If you’re a fan of 1950s musical films, you’ll probably want to goose the rating on David Butler’s Calamity Jane up a half star. This so-called musical biography (it’s more a musical comedy romp involving Hollywoodized historical characters) is indefensible as filmmaking, but it’s an excellent example of a type of movie that once proliferated and is seen no more. It’s what can best be called a star vehicle—a not very expensive, not very elaborate, but satisfying film made to showcase a popular musical star. In this case, the star is Doris Day, aided by Howard Keel on loan from MGM.
What sets the film apart from other such films of the era is the departure of Day’s character from her usual ingenue roles. Even though the character of Calamity Jane is clearly glamorized out of all recognition (did anyone in the wild West have teeth that blindingly white?) and even though she has to trade in her buckskins for frilly things in order to get her man’s attention (hey, it’s the 1950s), this is simply not the Doris of hallowed (or blasphemed) memory. It’s easy to understand why the role was her favorite.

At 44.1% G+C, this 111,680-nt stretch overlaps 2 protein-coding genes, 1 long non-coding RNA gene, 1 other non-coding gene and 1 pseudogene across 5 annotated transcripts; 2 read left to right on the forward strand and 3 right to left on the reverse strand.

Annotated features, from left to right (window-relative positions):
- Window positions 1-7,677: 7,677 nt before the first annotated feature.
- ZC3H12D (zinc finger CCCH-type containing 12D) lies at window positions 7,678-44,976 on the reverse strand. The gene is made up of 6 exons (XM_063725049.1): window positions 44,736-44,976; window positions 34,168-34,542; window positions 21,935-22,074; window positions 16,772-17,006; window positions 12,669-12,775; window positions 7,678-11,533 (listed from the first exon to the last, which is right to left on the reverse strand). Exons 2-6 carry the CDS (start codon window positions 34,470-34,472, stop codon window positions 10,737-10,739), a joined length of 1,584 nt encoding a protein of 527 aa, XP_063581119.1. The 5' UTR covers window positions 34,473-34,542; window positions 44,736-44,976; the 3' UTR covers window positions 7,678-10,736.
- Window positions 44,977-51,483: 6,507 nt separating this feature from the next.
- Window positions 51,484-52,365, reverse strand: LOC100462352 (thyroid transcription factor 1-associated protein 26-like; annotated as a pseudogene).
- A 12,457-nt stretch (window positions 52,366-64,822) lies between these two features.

Helming the proceedings was Warner Bros.’ musical specialist David Butler, who had been a pioneer of film musicals at the dawn of sound (director Tay Garnett credits Butler with coming up with the boom microphone) and had a steady career in the field with everybody from Janet Gaynor to Shirley Temple to Kay Kyser to Bing and Bob before settling in at Warner’s. This isn’t one of his more interesting jobs, but the quirky way it plays with sexual stereotypes likely owes something to Butler’s often cockeyed sense of humor. Not only does he give us the rather butch Day, but there’s also the wimpy Francis Farmer (Dick Wesson), who’s mistakenly hired as a chanteuse and forced into doing a drag act with a song that wouldn’t be out of place in Hedwig and the Angry Inch (2001). Musically, the highlight is “Secret Love” (a song that came to be something of a gay favorite, because of its implications), which, sad to say, is handled rather indifferently by Butler. Neither great, nor perhaps even very good, the film remains a charming artifact.
— reviewed by Ken Hanke